Many times, blood tests of hormones such as estrogen and progesterone assess the hormone value in totality, meaning both the free, or active, portion of the hormones and the inactive, or bound, form. Calculating values in this way can result in lab values that do not provide an accurate view of what is going on at the cellular level — or in the case of menopause, what is going on at the level of the ovaries with diminished follicular maturation, or in the bones with osteoporosis, or the vaginal tissue with vaginal dryness or atrophy, or the brain’s heat/thermostat center with hot flashes, etc.
Salivary hormone levels reflect only the active, or bio-available,tissue fraction, meaning this 1 to 2 percent of total hormones. Therefore, levels that are abnormal, or out of range, tend to correlate more closely with a person’s clinical symptoms.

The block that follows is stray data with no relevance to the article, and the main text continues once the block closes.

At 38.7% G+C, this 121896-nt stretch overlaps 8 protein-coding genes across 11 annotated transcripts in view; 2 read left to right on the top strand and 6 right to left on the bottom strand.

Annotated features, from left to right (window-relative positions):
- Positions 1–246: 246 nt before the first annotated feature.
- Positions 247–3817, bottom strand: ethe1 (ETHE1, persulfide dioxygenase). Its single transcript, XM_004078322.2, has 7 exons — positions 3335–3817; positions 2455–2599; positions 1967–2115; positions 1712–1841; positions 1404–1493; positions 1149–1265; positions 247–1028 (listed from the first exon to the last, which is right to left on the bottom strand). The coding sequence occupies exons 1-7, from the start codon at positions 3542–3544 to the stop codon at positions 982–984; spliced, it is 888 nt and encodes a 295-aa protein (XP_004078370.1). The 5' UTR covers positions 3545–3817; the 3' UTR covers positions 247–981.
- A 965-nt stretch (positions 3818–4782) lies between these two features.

The benefits of salivary hormone testing include the convenience of being able to do it from home or work. It is non-invasive, evading the dreaded needle-stick fear of a blood draw. It is a stress-free procedure with easy-to-follow instructions. It is inexpensive, in many cases. And for certain hormones, it paints a more accurate picture of what is truly going on.
Gail Edgell: Is salivary hormone testing common in menopause? Which hormones are tested?